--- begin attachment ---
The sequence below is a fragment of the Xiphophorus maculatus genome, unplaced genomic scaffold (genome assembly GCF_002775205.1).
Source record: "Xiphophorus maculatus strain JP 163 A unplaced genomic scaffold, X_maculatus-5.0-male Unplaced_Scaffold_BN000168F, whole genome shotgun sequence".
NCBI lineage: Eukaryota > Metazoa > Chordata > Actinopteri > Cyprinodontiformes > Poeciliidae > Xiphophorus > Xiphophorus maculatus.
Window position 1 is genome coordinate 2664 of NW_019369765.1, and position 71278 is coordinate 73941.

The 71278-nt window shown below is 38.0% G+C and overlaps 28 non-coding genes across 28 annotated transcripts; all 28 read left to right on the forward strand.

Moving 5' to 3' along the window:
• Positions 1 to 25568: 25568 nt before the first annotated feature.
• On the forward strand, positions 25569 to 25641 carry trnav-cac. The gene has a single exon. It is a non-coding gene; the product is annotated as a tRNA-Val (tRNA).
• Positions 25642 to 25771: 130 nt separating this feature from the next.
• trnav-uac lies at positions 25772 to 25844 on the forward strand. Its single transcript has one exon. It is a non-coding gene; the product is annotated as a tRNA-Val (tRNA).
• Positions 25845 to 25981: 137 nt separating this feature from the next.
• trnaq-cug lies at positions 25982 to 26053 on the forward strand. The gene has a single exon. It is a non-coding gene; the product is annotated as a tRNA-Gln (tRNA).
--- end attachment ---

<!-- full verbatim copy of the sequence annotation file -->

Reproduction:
The sequence below is a fragment of the Xiphophorus maculatus genome, unplaced genomic scaffold (genome assembly GCF_002775205.1).
Source record: "Xiphophorus maculatus strain JP 163 A unplaced genomic scaffold, X_maculatus-5.0-male Unplaced_Scaffold_BN000168F, whole genome shotgun sequence".
NCBI lineage: Eukaryota > Metazoa > Chordata > Actinopteri > Cyprinodontiformes > Poeciliidae > Xiphophorus > Xiphophorus maculatus.
Window position 1 is genome coordinate 2664 of NW_019369765.1, and position 71278 is coordinate 73941.

The 71278-nt window shown below is 38.0% G+C and overlaps 28 non-coding genes across 28 annotated transcripts; all 28 read left to right on the forward strand.

Moving 5' to 3' along the window:
• Positions 1 to 25568: 25568 nt before the first annotated feature.
• On the forward strand, positions 25569 to 25641 carry trnav-cac. The gene has a single exon. It is a non-coding gene; the product is annotated as a tRNA-Val (tRNA).
• Positions 25642 to 25771: 130 nt separating this feature from the next.
• trnav-uac lies at positions 25772 to 25844 on the forward strand. Its single transcript has one exon. It is a non-coding gene; the product is annotated as a tRNA-Val (tRNA).
• Positions 25845 to 25981: 137 nt separating this feature from the next.
• trnaq-cug lies at positions 25982 to 26053 on the forward strand. The gene has a single exon. It is a non-coding gene; the product is annotated as a tRNA-Gln (tRNA).